Steve Akers joins the show again to talk about the Disney movie Big Hero 6.
Some of the things we talk about: comparisons to other movies like The Iron Giant and How to Train Your Dragon, the portrayal of depression and loneliness, the diversity checkbox, the meta-comments of Fred, the question of a robot being offended, the privacy issues that would come up with technology like Baymax, what might be explored in a sequel, the technology in this movie that might as well be “magic,” how unbelievably dangerous Wasabi’s plasma blades are, Callaghan’s convoluted plan, and our biggest pet peeves.
Christian. Husband and father. VP of Engineering at Appriss. Amateur TV philosopher. Lover of movies.
Tharon Hall and Matt Robison talk about the 1984 Miyazaki classic, Nausicaa of the Valley of the Wind, the movie that kicked off Studio Ghibli and helped inspire animators around the world.
During this episode, we talk about: the post-apocalyptic setting, Disney movies that were released around the same time, the influence the movie (and Miyazaki) has had all the way to Wall-E, the strength of the movie’s heroine, the animation and some of our favorite scenes, our first introductions to foreign films when young, the villains of the movie, the relationship of mankind with the earth, comparisons to the manga/comic, and the appropriateness of scaring children.
A moving tribute from John Lasseter, director of Toy Story and now chief creative officer at Pixar, Walt Disney Animation Studios and DisneyToon Studios. A good rundown of the importance of Miyazaki.
Here is Lasseter introducing Nausicaa, and talking about the influence it had on The Rescuers Down Under:
Image of the fox squirrel:
The closing shot:
For a list of other Miyazaki films, go here. Some other favorites are Laputa: Castle in the Sky, Spirited Away, Porco Rosso, and Princess Mononoke.
Tharon Hall is a Christian father of four, grandfather of two and a self-proclaimed “Microcontroller Evangelist.”. He grew up in the era of Speed Racer and Godzilla movies. Tharon has never lost his love of animation. He is also a “maker of things” in the Internet of Things.
Marc Drummond and Matt Robison talk about the 2013 Disney hit Frozen.
In the course of the discussion, we cover several topics, including: the sudden transformation of Hans, Frozen’s relation to the Disney renaissance that kicked off in 1989, the subversion of fairy tale tropes, romantic comedies going all the way back to Pride and Prejudice, the questionable decisions of Anna and Elsa’s parents, the many voices of Alan Tudyk, the similarities to Wicked, and the how the songs bring out and foreshadow the main themes of the movie.
There are also some dad jokes sprinkled throughout this episode. We apologize. But not really.
Documentary referenced in regards to the Disney Renaissance: http://www.wakingsleepingbeautymovie.com/
In Pride and Prejudice, it’s Mr. Darcy and Mr. Wickham.
The How It Should Have Ended Video:
…for he knows how we are formed, he remembers that we are dust.
Ryan Szrama and Matt Robison talk about the 2000 Disney movie, The Emperor’s New Groove.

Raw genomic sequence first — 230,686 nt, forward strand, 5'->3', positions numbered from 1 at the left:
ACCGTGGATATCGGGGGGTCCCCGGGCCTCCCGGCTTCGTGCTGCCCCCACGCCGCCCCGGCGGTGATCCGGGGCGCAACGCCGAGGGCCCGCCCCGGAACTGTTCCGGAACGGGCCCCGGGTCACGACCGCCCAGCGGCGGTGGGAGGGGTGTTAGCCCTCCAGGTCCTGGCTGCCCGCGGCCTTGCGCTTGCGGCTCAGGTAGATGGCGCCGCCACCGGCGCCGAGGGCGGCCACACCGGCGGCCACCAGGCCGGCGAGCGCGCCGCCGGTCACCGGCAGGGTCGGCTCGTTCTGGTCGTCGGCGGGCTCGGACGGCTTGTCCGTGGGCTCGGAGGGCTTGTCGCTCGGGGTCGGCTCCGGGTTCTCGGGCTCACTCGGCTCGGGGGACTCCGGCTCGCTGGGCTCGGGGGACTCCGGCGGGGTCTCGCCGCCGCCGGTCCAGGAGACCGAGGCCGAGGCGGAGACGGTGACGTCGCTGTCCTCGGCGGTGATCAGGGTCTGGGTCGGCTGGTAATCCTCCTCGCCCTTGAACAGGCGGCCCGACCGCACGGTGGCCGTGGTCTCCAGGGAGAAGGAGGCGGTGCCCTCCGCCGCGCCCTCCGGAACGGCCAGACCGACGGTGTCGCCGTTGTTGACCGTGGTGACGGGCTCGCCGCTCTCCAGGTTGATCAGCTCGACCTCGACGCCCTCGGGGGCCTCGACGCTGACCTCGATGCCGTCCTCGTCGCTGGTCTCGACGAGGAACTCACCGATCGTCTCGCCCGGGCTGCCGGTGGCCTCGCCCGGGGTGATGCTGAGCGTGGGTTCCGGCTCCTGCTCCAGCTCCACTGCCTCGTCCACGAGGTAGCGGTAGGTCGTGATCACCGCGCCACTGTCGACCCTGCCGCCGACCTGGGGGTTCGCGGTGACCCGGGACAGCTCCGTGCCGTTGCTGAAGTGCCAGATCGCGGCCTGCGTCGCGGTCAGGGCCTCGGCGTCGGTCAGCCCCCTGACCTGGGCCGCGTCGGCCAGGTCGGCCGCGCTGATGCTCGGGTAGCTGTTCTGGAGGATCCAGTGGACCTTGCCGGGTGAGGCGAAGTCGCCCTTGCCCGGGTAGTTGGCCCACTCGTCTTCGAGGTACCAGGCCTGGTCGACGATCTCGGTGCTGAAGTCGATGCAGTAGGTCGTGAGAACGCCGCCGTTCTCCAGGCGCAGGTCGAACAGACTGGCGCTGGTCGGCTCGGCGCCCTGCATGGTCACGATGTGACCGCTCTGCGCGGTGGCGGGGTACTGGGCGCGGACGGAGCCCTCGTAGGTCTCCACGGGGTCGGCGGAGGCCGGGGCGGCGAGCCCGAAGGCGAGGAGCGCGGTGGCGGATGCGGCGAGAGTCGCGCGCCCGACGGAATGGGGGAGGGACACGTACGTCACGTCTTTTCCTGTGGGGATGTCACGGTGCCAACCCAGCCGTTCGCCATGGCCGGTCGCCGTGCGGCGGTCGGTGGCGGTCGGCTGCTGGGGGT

Some of the topics discussed: the strange history of the film and its connection to The Lion King, what kids laugh at versus what adults laugh at, the use of an unreliable narrator, llamas, the strange yet wonderful character of Kronk, that mysterious extra lever, awkward calls with Sting, and comparisons to more recent Disney films.
The scene from the 1958 movie The Fly. Warning: it’s actually kind of disturbing.
The opening of Citizen Kane with monkeys:
In case you’ve forgotten it, here’s the ending credits music. It sounds like it’s from another movie altogether. And that’s because it is from another movie.
Ryan Szrama is a married father of three living in Greenville, SC. He travels the world peddling open source software but always looks forward to coming home to his family. They love watching funny shows and movies, making a habit of laughing together to keep pride at bay and make it safe for everyone to admit their mistakes.
Darren Peterson and Matt Robison talk about the 2004 Pixar movie, The Incredibles. Listen to the very end for an easter egg of monumental proportions.
Some of the topics discussed: the timelessness of the movie versus other superhero movies, the mundane stuff of everyday life that is seamlessly mixed with the fantastic, the movie’s relationship to James Bond, how human hair almost sunk Pixar, the body count for the heroes, what the upcoming sequel might be about, and the theme of identity and how we are not the autonomous individuals we like to think.
The volcano base (complete with a rocket of its own) from You Only Live Twice that was referenced in the podcast.
Here is the Goldfinger main theme:
Compare it to the music during the Kronos scene. This is the track called Kronos Unveiled:
What I wish I would have said during the podcast:
We give up some of our autonomy so society can actually work. We are not 100% self-determining individuals. You didn’t choose your family. You didn’t choose your name. Those are parts of your identity that come from outside yourself. And that’s good.
The identities of Batman and Superman are also major themes throughout their stories. But they are flipped. Superman is really Clark Kent. Superman is just a name. But Bruce Wayne is really Batman. His public persona is the real mask.
Elastigirl tells the kids “Your identity is your most valuable possession” before handing them masks. This is ironic. Violet has always hidden her secret identity behind her hair, but now she does so with a mask. Once she figures out who she really is, she knows that its OK to hide that part of her identity, but she didn’t have to be ashamed.
By night Darren is a jazz saxophonist and science fiction aficionado. By day, he’s a mild mannered project manager, father of six and husband of one.